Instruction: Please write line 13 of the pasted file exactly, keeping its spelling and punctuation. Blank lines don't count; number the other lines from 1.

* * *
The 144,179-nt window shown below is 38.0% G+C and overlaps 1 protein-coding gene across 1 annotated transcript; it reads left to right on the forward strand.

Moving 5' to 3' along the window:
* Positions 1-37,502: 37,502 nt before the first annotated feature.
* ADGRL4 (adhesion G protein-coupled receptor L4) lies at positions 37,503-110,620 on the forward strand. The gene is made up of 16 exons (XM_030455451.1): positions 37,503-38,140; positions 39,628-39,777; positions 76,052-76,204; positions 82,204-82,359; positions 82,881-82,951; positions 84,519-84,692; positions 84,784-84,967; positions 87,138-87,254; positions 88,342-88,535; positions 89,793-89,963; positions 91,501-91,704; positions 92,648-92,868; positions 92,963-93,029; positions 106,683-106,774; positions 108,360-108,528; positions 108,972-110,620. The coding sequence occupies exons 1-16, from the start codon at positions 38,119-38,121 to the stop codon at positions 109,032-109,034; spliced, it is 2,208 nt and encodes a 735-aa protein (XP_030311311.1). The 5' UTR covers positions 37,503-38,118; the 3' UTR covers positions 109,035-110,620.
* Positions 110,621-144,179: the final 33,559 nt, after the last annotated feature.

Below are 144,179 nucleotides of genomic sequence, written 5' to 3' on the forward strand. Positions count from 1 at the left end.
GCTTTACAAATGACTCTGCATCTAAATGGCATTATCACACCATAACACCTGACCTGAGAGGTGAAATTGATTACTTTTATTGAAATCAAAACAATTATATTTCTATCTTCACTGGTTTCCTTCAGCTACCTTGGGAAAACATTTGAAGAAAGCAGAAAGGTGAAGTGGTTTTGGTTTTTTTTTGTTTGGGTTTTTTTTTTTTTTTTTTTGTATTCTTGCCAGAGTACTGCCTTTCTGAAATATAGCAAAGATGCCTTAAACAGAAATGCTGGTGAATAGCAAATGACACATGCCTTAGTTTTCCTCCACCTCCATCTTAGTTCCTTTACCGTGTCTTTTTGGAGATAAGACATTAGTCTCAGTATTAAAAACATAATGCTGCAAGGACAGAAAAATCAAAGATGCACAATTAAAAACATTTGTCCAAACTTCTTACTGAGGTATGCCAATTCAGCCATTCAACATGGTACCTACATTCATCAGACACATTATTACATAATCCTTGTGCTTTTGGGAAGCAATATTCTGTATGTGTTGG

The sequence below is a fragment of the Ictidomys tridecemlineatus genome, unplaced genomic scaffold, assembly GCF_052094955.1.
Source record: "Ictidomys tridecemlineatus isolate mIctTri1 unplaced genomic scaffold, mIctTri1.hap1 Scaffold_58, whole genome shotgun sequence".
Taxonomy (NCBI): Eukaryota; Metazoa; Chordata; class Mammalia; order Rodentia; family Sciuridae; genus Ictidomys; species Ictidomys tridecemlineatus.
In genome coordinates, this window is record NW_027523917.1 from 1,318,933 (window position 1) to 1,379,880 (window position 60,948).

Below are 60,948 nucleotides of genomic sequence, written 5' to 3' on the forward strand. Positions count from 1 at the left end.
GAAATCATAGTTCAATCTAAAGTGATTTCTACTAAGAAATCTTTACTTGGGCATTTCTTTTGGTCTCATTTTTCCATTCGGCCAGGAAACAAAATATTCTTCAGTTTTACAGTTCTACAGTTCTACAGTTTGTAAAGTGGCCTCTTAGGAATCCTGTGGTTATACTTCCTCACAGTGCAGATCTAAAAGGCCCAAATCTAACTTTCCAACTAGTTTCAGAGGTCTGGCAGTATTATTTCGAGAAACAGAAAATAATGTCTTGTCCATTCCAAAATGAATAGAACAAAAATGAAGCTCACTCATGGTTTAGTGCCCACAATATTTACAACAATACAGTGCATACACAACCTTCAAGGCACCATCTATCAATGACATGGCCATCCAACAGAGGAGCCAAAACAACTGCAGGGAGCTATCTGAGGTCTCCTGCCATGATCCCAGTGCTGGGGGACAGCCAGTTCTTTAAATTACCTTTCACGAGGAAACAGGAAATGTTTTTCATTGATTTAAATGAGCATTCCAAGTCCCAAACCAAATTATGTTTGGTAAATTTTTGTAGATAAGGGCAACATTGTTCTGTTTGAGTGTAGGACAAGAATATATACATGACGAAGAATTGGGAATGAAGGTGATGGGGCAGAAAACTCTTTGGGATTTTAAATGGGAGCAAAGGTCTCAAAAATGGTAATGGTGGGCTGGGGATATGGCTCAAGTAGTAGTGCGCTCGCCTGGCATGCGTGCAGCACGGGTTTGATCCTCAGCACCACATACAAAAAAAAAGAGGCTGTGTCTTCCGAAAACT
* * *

GAAATCATAGTTCAATCTAAAGTGATTTCTACTAAGAAATCTTTACTTGGGCATTTCTTTTGGTCTCATTTTTCCATTCGGCCAGGAAACAAAATATTCTTCAGTTTTACAGTTCTACAGTTCTACAGTTTGTAAAGTGGCCTCTTAGGAATCCTGTGGTTATACTTCCTCACAGTGCAGATCTAAAAGGCCCAAATCTAACTTTCCAACTAGTTTCAGAGGTCTGGCAGTATTATTTCGAGAAACAGAAAATAATGTCTTGTCCATTCCAAAATGAATAGAACAAAAATGAAGCTCACTCATGGTTTAGTGCCCACAATATTTACAACAATACAGTGCATACACAACCTTCAAGGCACCATCTATCAATGACATGGCCATCCAACAGAGGAGCCAAAACAACTGCAGGGAGCTATCTGAGGTCTCCTGCCATGATCCCAGTGCTGGGGGACAGCCAGTTCTTTAAATTACCTTTCACGAGGAAACAGGAAATGTTTTTCATTGATTTAAATGAGCATTCCAAGTCCCAAACCAAATTATGTTTGGTAAATTTTTGTAGATAAGGGCAACATTGTTCTGTTTGAGTGTAGGACAAGAATATATACATGACGAAGAATTGGGAATGAAGGTGATGGGGCAGAAAACTCTTTGGGATTTTAAATGGGAGCAAAGGTCTCAAAAATGGTAATGGTGGGCTGGGGATATGGCTCAAGTAGTAGTGCGCTCGCCTGGCATGCGTGCAGCACGGGTTTGATCCTCAGCACCACATACAAAAAAAAAGAGGCTGTGTCTTCCGAAAACT